Back in 2013, a series of grim scandals rocked Europe. Horsemeat (interestingly, one word) was smuggled into the mainstream meat supply and sold as ground beef. Though in most cases the horsemeat was mixed in with beef, in some instances what was supposed to be beef was pure horse. If you lived in France or Switzerland in 2013 and had any particularly game-y lasagna, my condolences.
But if you sell horsemeat to unsuspecting beefeaters, the authorities are going to come for you. This week, British investigators arrested three men who played a role in bringing horsemeat to market in 2012.
Two Brits and a Dane have been arrested on charges of fraud for mixing beef and horsemeat for sale to an unsuspecting public. They'll soon go to trial, and the charges come after an international investigation, suggesting the scale of the operation.
The 2013 scandal began when Irish authorities discovered traces of horse in frozen beef burgers. Soon, authorities across Europe were finding horse in their supposedly all-beef products. Horsemeat was even found in Ikea meatballs. The scope of the scandal, dubbed "Horsegate," involved a lot of horse, and at the time one expert estimated that 50,000 horses had mysteriously disappeared.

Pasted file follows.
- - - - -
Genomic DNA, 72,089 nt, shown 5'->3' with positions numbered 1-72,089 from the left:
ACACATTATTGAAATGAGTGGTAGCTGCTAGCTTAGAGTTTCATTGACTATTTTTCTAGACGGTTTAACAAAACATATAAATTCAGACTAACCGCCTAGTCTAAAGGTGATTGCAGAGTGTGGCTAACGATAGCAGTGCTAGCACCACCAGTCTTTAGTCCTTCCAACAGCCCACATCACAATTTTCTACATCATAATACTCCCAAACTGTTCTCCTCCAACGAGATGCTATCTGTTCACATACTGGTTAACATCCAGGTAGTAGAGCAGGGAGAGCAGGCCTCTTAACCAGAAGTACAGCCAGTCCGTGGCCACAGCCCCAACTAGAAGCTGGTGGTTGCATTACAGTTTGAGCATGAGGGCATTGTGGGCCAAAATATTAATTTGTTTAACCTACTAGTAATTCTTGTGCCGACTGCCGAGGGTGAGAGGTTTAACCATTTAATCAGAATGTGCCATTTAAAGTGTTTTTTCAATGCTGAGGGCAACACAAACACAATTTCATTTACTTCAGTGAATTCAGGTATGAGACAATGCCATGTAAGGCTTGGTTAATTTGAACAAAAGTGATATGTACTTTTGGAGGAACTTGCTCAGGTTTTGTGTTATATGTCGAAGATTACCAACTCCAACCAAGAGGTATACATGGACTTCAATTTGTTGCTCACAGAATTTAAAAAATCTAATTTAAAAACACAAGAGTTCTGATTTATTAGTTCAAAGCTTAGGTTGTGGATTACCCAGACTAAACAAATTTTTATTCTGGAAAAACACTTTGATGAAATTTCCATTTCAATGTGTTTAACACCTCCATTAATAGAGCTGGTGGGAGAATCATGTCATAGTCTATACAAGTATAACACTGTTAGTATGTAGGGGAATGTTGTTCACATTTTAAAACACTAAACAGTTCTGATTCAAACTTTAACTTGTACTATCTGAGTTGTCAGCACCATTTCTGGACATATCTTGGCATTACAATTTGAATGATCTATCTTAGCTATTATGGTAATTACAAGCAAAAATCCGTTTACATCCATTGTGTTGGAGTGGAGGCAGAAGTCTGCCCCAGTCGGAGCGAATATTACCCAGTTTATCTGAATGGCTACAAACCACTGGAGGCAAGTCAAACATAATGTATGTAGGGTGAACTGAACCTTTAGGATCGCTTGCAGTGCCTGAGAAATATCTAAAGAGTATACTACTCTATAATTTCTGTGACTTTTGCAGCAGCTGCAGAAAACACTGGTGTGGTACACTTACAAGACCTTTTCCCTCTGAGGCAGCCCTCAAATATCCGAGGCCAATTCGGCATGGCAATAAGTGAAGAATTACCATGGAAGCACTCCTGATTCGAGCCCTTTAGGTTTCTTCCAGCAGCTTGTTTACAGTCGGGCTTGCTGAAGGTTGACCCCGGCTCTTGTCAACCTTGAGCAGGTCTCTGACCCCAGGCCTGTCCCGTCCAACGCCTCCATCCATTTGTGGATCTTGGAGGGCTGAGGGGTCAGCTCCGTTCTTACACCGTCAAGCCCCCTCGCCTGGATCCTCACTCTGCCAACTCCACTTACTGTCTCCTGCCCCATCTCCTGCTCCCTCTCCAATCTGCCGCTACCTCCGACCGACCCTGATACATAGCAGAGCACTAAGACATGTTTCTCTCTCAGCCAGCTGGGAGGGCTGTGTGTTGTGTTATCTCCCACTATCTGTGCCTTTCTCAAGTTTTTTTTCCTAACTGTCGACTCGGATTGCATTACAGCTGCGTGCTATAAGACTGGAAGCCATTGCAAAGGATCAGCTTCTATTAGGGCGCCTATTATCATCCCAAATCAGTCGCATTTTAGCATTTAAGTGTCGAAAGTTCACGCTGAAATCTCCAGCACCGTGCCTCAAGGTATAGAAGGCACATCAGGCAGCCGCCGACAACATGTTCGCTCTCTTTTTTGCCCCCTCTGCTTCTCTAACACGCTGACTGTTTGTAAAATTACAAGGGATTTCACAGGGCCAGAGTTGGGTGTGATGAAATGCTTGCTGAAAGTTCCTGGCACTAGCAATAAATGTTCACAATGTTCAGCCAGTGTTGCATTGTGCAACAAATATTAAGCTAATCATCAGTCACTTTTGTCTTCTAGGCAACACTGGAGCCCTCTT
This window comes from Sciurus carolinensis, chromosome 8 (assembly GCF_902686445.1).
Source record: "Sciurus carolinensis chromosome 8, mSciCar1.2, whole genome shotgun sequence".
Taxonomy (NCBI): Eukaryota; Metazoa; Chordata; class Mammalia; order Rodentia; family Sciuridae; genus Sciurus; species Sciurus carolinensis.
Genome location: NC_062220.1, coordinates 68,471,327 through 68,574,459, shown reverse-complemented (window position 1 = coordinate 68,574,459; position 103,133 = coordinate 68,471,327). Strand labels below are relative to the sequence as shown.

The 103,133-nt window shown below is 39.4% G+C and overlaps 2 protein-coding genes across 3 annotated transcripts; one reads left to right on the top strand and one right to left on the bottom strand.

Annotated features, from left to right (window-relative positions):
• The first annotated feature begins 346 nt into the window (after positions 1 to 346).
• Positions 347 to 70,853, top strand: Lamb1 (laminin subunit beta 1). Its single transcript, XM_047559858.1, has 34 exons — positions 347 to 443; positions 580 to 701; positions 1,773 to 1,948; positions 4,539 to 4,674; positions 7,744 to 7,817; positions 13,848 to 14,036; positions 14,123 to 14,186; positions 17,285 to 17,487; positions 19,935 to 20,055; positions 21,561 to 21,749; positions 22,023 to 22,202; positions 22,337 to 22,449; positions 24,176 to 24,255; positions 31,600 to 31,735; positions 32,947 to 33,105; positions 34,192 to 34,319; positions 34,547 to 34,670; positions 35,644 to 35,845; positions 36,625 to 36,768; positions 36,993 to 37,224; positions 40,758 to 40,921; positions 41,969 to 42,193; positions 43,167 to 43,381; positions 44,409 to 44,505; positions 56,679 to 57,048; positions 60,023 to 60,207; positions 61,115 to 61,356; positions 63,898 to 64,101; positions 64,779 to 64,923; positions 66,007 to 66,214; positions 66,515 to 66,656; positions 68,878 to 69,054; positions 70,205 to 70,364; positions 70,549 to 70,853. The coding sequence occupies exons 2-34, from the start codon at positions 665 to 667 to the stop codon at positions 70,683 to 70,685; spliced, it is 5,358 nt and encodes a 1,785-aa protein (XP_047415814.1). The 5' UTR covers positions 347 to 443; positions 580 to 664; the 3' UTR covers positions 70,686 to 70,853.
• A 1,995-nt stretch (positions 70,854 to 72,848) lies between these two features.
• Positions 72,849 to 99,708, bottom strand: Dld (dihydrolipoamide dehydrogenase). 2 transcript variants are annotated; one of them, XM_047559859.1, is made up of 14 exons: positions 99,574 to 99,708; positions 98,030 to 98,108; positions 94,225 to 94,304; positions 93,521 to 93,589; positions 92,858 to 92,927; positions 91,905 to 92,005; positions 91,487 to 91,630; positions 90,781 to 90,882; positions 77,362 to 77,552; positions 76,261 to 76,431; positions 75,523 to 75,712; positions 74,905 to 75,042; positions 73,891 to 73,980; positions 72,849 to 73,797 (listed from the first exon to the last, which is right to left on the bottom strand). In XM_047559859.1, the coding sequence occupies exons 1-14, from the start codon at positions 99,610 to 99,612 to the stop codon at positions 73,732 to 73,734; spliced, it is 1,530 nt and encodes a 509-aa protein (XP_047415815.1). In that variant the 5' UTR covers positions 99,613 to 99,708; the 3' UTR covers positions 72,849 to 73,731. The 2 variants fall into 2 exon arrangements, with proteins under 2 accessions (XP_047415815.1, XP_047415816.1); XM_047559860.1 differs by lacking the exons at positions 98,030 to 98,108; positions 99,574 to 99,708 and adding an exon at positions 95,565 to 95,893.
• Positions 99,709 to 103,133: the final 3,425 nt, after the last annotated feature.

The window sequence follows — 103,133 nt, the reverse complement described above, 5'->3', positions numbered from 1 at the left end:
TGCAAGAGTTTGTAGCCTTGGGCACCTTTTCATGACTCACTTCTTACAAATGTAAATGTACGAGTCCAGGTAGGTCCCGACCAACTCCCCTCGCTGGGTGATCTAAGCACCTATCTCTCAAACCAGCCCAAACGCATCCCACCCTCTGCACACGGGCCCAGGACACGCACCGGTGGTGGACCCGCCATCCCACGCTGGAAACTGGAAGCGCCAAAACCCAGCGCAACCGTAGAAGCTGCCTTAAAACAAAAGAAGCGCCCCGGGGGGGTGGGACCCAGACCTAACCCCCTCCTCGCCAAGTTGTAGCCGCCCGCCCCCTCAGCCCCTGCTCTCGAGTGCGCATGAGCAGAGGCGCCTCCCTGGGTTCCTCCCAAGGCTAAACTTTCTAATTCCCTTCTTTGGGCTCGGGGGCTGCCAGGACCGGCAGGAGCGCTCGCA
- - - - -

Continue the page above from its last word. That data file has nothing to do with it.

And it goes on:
And when mystery meat enters the food supply, it's not just the obvious gross-out factor you have to worry about. Without being sure of the provenance of meat, there's no way of knowing what types of drugs or other ingredients might have unwittingly slipped onto store shelves.
The drug phenylbutazone, a veterinary drug commonly used in racing horses but banned in animals bred for food, was of particular concern. Similarly, in France, authorities tracked down criminals who were selling meat from horses that were once owned by the pharmaceutical company Sanofi and had been used as animal models in the development of vaccines for rabies and tetanus.
Tests of meat samples during Horsegate also found that beef sometimes contained traces of pork. For Muslims and Jews, that's yet another problem.
Attitudes toward horsemeat consumption vary across Europe. In Belgium, Denmark, France, and Germany, for example, eating horse isn't as taboo as it is in the United Kingdom. But attitudes vary within those countries, too, and, moreover, mystery meat is never fun. When you put a dead animal in your mouth, you always want to know what kind.